Coffee consumption in east and south-east Asia is growing at a steady rate as households gain middle-income status and travel to coffee drinking-regions such as Europe or the US. Euromonitor International estimates that in China alone, consumption in Asia will grow at 18% per year between 2014 and 2019. 

Western coffee brands have kept a close eye on these developments in the Chinese market, although only a few of them are currently in a position to capitalise on the opportunity. Starbucks is certainly one of them. The US coffee behemoth opened its first outlet in China in 1999, but only recently started opening up shops, which it is doing at a rapid pace. With its 3300 cafes across the country, Starbucks already dominates the Chinese coffee shop market and is now doubling efforts to remain ahead of the curve, planning the opening of another 3000 shops through to 2022, the Seattle-based company announced in May.

Trung Nguyen is now taking its first steps to close the huge gap with its Western competitors in the Chinese market. On a global level, the company launched a new coffee chain under the King Coffee brand in July, and plans to have 1000 stores up and running in the medium term, which it hopes will help it fight off increasing competition in its home market, where it already owns dozens of stores. It is also using the new brand to further extend into priority foreign markets, with China at the top of the list. A first tranche of 100 King Coffee stores is expected to be opened, both in Vietnam as well as China and other foreign markets, by the end of 2018.

A bitter aftertaste

However, Trung Nguyen’s ambitions remain somewhat constrained by an ongoing power struggle between its two co-owners. Founder and chairman Dang Le Nguyen Vu dismissed Ms Thao, his estranged wife, in 2015 over allegations she was damaging the company. Ms Thao rejected those allegations and fought her way back into the firm’s driving seat through a series of tribunals.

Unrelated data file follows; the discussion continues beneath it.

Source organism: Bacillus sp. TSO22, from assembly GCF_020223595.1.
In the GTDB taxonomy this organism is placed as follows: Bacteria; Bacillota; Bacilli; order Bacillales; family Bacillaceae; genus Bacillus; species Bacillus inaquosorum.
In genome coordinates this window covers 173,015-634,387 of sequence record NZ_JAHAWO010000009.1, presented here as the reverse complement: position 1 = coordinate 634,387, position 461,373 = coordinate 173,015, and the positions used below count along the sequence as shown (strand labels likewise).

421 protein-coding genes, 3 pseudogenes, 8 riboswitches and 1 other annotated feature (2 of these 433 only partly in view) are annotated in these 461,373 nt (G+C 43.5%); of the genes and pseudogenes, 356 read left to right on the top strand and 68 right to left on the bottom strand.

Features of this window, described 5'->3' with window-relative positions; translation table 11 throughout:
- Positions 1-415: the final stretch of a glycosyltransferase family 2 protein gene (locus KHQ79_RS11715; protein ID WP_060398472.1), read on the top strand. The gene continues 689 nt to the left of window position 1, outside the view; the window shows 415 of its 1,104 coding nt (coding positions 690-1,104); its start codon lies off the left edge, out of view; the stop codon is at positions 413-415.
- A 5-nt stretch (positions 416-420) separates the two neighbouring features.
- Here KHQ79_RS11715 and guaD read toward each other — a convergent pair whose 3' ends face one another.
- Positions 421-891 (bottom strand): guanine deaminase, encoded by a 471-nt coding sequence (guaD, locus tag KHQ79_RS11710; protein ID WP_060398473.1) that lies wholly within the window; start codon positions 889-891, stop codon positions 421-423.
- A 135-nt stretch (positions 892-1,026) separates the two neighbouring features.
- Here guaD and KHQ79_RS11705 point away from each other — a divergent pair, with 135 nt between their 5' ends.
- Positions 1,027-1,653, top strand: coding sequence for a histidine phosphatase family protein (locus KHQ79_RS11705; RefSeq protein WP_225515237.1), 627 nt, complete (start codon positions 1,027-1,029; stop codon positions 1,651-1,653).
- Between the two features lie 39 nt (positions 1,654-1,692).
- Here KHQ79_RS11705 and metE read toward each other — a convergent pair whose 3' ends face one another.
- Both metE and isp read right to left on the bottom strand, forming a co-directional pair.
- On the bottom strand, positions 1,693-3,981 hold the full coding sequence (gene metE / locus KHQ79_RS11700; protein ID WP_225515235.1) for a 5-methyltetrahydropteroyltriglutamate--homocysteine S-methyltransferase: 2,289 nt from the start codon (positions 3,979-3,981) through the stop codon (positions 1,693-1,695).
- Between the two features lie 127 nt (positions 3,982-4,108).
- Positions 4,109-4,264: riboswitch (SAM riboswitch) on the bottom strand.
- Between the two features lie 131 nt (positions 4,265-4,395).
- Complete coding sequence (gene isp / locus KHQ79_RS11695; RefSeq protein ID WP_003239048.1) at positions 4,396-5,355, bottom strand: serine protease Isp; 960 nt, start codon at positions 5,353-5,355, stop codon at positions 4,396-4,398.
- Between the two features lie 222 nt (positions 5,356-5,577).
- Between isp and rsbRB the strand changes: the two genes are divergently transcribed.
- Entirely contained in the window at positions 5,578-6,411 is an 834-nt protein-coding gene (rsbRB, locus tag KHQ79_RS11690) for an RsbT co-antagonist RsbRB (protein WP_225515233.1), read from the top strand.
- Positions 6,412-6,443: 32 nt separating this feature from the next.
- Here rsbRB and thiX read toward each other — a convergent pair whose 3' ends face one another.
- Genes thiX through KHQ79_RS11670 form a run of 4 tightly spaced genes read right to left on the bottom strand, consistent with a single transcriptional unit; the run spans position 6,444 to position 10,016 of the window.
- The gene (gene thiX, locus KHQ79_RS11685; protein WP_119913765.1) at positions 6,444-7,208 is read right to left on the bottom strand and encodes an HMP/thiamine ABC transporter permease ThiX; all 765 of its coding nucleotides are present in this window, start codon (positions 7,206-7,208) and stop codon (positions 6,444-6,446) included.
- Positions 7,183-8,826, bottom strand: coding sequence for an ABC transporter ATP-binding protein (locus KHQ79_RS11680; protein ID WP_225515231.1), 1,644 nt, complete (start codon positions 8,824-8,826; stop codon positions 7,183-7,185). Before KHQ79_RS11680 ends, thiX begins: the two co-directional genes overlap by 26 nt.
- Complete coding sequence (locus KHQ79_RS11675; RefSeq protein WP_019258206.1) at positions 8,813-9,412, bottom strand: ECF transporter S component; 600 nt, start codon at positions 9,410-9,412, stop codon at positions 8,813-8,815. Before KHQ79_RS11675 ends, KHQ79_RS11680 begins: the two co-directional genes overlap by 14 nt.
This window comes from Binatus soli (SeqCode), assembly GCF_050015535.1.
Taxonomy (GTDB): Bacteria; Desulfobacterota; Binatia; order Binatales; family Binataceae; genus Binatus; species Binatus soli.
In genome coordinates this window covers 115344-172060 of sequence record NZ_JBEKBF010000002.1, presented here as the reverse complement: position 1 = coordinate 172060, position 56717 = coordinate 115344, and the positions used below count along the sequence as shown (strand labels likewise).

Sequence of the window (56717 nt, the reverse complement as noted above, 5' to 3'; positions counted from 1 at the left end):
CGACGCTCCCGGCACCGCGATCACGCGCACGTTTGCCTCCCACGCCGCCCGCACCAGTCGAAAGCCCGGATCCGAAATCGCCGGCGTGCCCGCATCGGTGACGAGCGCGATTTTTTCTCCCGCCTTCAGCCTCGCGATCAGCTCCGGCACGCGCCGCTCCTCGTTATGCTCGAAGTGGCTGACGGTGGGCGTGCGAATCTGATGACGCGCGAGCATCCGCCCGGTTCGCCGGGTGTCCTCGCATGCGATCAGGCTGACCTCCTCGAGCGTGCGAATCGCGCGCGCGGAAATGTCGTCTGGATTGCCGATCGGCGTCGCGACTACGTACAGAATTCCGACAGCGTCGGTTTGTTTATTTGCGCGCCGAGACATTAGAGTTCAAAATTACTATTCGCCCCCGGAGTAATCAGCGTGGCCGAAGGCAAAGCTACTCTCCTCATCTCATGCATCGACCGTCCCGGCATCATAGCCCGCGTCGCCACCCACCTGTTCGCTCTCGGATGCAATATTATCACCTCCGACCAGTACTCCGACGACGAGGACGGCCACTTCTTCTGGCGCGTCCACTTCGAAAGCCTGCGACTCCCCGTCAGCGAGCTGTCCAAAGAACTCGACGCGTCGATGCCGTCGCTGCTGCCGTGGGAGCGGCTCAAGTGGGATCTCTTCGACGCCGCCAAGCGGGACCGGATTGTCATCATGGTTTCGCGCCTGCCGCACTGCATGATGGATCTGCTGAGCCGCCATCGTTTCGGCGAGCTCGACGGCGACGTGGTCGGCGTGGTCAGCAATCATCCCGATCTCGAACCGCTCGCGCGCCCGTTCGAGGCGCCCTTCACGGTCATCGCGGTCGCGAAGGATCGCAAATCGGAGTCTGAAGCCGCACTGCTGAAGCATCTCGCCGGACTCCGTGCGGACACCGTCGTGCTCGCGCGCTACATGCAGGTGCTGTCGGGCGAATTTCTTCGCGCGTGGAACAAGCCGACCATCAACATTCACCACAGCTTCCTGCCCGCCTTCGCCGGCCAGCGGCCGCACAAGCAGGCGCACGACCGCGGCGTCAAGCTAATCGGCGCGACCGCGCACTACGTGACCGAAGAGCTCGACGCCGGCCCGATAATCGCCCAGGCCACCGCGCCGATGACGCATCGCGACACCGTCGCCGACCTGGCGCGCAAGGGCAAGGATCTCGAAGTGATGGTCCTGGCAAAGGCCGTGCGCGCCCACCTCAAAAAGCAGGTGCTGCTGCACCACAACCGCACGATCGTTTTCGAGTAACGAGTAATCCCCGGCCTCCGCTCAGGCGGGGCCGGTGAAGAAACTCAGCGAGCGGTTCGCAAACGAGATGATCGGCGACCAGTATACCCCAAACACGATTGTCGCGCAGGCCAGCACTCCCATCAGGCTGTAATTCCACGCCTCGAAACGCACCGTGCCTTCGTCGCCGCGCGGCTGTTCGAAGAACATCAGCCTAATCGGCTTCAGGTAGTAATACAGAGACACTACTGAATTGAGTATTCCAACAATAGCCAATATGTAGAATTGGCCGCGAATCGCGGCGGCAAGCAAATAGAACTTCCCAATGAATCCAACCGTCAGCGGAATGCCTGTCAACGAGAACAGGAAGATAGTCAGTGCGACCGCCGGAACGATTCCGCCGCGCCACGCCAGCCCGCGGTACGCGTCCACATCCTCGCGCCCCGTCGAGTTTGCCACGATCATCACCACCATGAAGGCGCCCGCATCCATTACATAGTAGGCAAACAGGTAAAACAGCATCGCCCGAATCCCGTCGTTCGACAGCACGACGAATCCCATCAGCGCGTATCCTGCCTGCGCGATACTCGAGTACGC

Today, both co-founders retain management responsibilities across the group’s brands, and their ongoing feud is making its governance somewhat tricky. On the one hand, Mr Vu has repeatedly tried to sideline his former spouse; on the other, Ms Thao has exercised her governance rights to obstruct her former husband's decisions. 

The two even seem to be willing to confront each other outside tribunals. In the Chinese market, the Trung Nguyen Legend Corporation (under Mr Vu) closed a major distribution deal with Shanghai Qinzhou Trade to distribute instant G7 products in eastern China, targeting revenues of $1.6bn. At the same time, Ms Thao sealed an agreement with another Chinese distributor, Hello Oyster (LaoJiao Group), to distribute instant King Coffee, the brand she launched in 2016. As a result, the group’s two brands are now competing with each other in the Chinese market.

As the legal battles continue, Mr Vu has come out of a five-year isolation – during which time he was barely seen in public and largely delegated corporate decision making to his inner circle – to again clash with his estranged wife, who still owns 30% of the holding group. Local media branded the fight the “divorce of the century”. While their story may be juicy enough to sell newspapers, it could threaten their quest to sell their coffee – as well as jeopardise Trung Nguyen's ambitions to extend its global reach.

This article is sourced from fDi Magazine